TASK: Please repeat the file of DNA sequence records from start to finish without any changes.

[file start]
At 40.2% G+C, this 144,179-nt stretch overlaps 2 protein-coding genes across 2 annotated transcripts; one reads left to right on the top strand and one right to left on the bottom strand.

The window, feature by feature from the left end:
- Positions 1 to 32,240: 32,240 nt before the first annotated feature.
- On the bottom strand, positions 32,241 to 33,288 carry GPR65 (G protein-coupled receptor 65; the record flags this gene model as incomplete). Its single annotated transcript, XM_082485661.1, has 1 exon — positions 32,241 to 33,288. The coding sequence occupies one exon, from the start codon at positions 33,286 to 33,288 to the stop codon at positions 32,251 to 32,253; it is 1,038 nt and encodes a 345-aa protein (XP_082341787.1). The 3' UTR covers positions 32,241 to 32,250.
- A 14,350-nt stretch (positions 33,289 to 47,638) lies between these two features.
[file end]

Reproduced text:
At 40.2% G+C, this 144,179-nt stretch overlaps 2 protein-coding genes across 2 annotated transcripts; one reads left to right on the top strand and one right to left on the bottom strand.

The window, feature by feature from the left end:
- Positions 1 to 32,240: 32,240 nt before the first annotated feature.
- On the bottom strand, positions 32,241 to 33,288 carry GPR65 (G protein-coupled receptor 65; the record flags this gene model as incomplete). Its single annotated transcript, XM_082485661.1, has 1 exon — positions 32,241 to 33,288. The coding sequence occupies one exon, from the start codon at positions 33,286 to 33,288 to the stop codon at positions 32,251 to 32,253; it is 1,038 nt and encodes a 345-aa protein (XP_082341787.1). The 3' UTR covers positions 32,241 to 32,250.
- A 14,350-nt stretch (positions 33,289 to 47,638) lies between these two features.